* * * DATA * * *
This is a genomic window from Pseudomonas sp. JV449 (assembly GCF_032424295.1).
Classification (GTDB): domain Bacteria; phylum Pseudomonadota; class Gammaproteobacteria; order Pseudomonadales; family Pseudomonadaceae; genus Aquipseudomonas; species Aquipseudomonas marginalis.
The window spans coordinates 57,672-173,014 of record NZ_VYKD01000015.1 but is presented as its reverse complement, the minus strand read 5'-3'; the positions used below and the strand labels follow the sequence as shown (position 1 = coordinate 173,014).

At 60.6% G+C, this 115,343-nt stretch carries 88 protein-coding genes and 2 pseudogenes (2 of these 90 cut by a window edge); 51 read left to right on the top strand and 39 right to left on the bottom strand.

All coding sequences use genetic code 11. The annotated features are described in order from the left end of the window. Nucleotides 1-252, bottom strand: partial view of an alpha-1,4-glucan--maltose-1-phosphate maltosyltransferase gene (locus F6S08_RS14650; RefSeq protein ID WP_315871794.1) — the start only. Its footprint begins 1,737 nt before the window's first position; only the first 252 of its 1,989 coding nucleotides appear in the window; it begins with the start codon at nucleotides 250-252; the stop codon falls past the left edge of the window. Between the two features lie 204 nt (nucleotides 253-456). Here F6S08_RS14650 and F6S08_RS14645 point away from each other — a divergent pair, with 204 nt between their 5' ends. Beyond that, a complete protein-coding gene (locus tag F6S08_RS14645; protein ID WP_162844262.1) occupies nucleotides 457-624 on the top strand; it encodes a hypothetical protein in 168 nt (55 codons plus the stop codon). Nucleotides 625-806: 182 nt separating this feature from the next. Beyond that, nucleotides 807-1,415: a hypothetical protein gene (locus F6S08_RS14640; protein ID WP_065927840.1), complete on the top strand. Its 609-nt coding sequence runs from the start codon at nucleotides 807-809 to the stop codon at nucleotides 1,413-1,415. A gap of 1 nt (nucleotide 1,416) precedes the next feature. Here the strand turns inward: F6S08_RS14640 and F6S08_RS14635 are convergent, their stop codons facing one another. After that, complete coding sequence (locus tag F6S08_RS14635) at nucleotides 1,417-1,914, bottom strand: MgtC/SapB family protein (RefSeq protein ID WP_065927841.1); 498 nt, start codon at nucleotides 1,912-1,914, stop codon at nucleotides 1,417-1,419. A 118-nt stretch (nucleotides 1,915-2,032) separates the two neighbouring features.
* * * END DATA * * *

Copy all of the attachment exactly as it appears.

This is a genomic window from Pseudomonas sp. JV449 (assembly GCF_032424295.1).
Classification (GTDB): domain Bacteria; phylum Pseudomonadota; class Gammaproteobacteria; order Pseudomonadales; family Pseudomonadaceae; genus Aquipseudomonas; species Aquipseudomonas marginalis.
The window spans coordinates 57,672-173,014 of record NZ_VYKD01000015.1 but is presented as its reverse complement, the minus strand read 5'-3'; the positions used below and the strand labels follow the sequence as shown (position 1 = coordinate 173,014).

At 60.6% G+C, this 115,343-nt stretch carries 88 protein-coding genes and 2 pseudogenes (2 of these 90 cut by a window edge); 51 read left to right on the top strand and 39 right to left on the bottom strand.

All coding sequences use genetic code 11. The annotated features are described in order from the left end of the window. Nucleotides 1-252, bottom strand: partial view of an alpha-1,4-glucan--maltose-1-phosphate maltosyltransferase gene (locus F6S08_RS14650; RefSeq protein ID WP_315871794.1) — the start only. Its footprint begins 1,737 nt before the window's first position; only the first 252 of its 1,989 coding nucleotides appear in the window; it begins with the start codon at nucleotides 250-252; the stop codon falls past the left edge of the window. Between the two features lie 204 nt (nucleotides 253-456). Here F6S08_RS14650 and F6S08_RS14645 point away from each other — a divergent pair, with 204 nt between their 5' ends. Beyond that, a complete protein-coding gene (locus tag F6S08_RS14645; protein ID WP_162844262.1) occupies nucleotides 457-624 on the top strand; it encodes a hypothetical protein in 168 nt (55 codons plus the stop codon). Nucleotides 625-806: 182 nt separating this feature from the next. Beyond that, nucleotides 807-1,415: a hypothetical protein gene (locus F6S08_RS14640; protein ID WP_065927840.1), complete on the top strand. Its 609-nt coding sequence runs from the start codon at nucleotides 807-809 to the stop codon at nucleotides 1,413-1,415. A gap of 1 nt (nucleotide 1,416) precedes the next feature. Here the strand turns inward: F6S08_RS14640 and F6S08_RS14635 are convergent, their stop codons facing one another. After that, complete coding sequence (locus tag F6S08_RS14635) at nucleotides 1,417-1,914, bottom strand: MgtC/SapB family protein (RefSeq protein ID WP_065927841.1); 498 nt, start codon at nucleotides 1,912-1,914, stop codon at nucleotides 1,417-1,419. A 118-nt stretch (nucleotides 1,915-2,032) separates the two neighbouring features.